Treatment of concentrated sulfuric acid burns - Journal of Chemical

Treatment of concentrated sulfuric acid burns. Douglas D. Smith. J. Chem. Educ. , 1978, 55 (11), p 735. DOI: 10.1021/ed055p735.4. Publication Date: No...
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DOUGLAS D. SMITH Guillord High School Rockford, Illinois 611 11

Old Business

New Business

In a recent article, I attempted to kiddingly compare our times with that of 50 years ago by a reprint of a 1920's version of "What is a Woman?," and believe me, gentle readers, the lab roof caved in. I am delighted to know that someone out there reads this column, even though some do not "read" my brand of humor.

For a change, I am going to recommend an article that does not give: hints on how to teach tomorrow's lesson effectively, ideas on how to turn on students, or ways to save money on supplies. Get the September 1969 issue of The Physics Teacher and read Richard P. Feynman's delightful reflections on how a first-class scientist learned what science is. Students and teachers alike will enjoy this.

Great Chemists and Toxicity An interesting perspective on the risks run by scientists in the 18th and 19th century is found in an article by Soloveichik.' He speculates on the role of negligence in the early disability or deaths of Carl W. Scheele, Sir H. Davy, William W. Crickshank. and James Woodhouse. Scheelc. was an apothecary who fullowed the common habit of those in this line of work of tastinr the com~oundswith which he worked. Since he discoverei several arsenic compounds, was the first to point out that mercury exhibits two oxidation states, and worked with heavy metal compounds, we may suspect that he inadvertently poisoned himself. He became an invalid a t thirty-five and eventually had personality changes similar to those described in the Mad Hatter in l lice in wonderland." Sir Humphrey Davy is described as being reckless in the lab with the apparent motto of "live dangerously."Twice he became seriously ill after inhaling hydrogen fluoride, nitrous oxide, and chlorine, and needed long periods to recover. Ac-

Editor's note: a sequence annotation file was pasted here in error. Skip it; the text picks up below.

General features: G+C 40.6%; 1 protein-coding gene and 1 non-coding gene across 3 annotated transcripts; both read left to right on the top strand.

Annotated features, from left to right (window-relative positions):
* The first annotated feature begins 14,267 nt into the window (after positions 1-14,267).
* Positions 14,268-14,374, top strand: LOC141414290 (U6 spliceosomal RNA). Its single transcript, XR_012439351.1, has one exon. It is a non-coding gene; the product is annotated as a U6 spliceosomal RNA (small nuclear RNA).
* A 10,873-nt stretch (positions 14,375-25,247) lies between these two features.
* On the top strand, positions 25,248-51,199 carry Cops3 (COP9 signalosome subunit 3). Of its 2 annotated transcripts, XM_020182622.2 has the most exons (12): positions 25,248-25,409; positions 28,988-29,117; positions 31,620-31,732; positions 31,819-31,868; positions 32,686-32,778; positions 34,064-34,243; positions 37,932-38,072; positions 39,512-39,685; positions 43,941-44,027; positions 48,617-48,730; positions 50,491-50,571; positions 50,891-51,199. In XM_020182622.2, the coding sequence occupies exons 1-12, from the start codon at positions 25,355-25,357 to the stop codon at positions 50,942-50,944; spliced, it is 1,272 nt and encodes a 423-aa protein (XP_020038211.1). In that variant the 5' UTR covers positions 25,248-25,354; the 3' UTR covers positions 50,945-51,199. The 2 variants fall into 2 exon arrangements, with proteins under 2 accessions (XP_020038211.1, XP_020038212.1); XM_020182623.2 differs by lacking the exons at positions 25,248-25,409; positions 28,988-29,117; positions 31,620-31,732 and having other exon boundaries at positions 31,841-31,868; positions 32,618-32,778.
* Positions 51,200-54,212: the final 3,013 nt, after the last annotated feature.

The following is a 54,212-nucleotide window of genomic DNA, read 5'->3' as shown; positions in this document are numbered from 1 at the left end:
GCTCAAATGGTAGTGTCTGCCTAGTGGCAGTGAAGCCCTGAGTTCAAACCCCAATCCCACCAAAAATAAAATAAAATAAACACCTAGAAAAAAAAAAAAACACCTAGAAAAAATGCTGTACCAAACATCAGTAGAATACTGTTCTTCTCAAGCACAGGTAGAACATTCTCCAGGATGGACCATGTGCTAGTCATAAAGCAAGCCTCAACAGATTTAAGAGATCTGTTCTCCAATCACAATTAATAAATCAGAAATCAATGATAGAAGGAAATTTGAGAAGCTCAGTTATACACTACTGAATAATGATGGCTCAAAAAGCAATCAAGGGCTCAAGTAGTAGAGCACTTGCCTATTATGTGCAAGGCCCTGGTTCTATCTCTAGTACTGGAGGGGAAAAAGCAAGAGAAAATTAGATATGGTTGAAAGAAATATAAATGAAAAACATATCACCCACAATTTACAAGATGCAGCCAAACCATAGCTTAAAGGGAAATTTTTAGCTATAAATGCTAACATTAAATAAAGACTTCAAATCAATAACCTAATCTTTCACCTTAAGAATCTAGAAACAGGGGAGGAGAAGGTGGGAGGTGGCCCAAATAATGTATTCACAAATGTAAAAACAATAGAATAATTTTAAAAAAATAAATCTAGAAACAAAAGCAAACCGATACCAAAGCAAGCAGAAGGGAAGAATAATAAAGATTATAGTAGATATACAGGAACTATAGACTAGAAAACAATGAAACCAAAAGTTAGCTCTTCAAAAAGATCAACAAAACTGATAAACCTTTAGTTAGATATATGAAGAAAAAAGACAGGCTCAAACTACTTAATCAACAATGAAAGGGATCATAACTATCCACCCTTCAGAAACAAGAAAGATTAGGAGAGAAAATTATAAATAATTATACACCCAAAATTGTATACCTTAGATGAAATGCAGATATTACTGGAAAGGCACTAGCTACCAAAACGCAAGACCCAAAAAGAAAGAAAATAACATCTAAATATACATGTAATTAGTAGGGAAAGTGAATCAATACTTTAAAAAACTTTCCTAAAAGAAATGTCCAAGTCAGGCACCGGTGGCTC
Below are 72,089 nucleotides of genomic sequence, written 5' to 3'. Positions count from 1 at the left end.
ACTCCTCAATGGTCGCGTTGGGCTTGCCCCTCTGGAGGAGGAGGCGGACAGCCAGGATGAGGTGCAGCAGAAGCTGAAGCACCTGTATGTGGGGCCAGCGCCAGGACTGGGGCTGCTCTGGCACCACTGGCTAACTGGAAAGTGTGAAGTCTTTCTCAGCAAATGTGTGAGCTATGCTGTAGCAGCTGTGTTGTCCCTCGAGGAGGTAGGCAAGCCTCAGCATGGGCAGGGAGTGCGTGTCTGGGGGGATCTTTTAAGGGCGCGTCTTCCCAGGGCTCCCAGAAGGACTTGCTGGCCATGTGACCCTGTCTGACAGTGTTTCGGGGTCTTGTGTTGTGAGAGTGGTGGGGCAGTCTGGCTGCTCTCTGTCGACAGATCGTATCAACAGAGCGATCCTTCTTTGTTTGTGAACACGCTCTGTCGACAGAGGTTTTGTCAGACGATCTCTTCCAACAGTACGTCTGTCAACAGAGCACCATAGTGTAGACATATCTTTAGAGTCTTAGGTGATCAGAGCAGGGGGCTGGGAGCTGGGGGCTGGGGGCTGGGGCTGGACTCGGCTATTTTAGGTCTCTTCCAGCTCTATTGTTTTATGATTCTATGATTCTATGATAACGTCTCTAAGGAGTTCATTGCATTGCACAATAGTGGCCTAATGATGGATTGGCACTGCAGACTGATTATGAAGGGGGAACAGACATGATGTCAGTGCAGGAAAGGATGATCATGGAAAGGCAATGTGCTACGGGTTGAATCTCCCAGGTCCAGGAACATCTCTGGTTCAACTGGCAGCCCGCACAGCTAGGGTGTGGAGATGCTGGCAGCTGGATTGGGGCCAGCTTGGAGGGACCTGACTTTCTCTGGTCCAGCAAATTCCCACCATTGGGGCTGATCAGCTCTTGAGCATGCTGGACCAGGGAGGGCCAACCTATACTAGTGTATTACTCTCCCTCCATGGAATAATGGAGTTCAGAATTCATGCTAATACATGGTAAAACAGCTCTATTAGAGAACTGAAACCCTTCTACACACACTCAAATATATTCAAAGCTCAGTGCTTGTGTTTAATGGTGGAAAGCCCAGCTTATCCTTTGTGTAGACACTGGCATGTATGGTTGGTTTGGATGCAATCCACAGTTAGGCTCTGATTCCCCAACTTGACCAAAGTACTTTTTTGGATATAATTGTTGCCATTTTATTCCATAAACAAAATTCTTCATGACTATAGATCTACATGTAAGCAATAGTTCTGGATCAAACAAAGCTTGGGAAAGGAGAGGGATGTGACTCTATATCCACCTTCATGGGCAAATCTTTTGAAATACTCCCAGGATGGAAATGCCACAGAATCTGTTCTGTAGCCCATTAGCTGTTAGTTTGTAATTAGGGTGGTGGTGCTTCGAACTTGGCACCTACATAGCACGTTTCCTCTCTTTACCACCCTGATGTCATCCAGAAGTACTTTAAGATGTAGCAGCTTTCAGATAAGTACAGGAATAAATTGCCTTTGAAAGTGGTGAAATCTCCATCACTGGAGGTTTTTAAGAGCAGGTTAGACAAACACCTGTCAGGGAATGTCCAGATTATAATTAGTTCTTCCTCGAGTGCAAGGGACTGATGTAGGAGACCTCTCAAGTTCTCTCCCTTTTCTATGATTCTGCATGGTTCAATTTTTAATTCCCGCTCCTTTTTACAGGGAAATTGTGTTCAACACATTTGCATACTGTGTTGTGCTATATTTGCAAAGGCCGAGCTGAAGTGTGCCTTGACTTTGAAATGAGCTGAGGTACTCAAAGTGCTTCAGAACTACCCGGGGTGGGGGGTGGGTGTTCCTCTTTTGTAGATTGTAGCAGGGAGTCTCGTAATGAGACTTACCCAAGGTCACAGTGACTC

cidents seemed to be part of his laboratory style. Two were serious, severely injuring an eye and a hand. The eye injury occurred while trying to prepare nitrogen trichloride. He had been informed that his brother-in-law had lost an eye and three fineers in the same ~.r e.~ a r a t i obut n . Davv still did not take any precautions. William Woolwich Crickshank is one who suffered because of poor ventilation: the electric motor had not been invented. His career spanned only six years with the early termination being linked to his work witb carbon monoxide, chlorine, and the first preparation of phosgene. Poisoning is the main suspect as "After World War I there were many cases of mental derangement as after-effects of phosgene gassing." These gases interfere with the oxygen content in the blood and prolonged exposure results in damage to the central nervous system.

' Soloveichik,Samuel, J. CHEM. EDUC, 41,282, (1964).

Treatment of Concentrated Sulfuric Acid Burns Hawkins' provides data in the form of graphs in order to find what combinations of washing with water or wiping with dry rags is best in removing spilled concentrated sulfuric acid from skin. His conclusions on safe handling and first-aid measures for this acid include: 1) Always wear goggles and use small bottles of acid. A small amount in the eyes would almost certainly result in loss of sieht. .~"~~. 21 If cuncentrntpd sdhmc ec~d1s rprllrd, dracerd any &thin(: u h w h hnr hem soaked wrh acid. Arcount~n,:f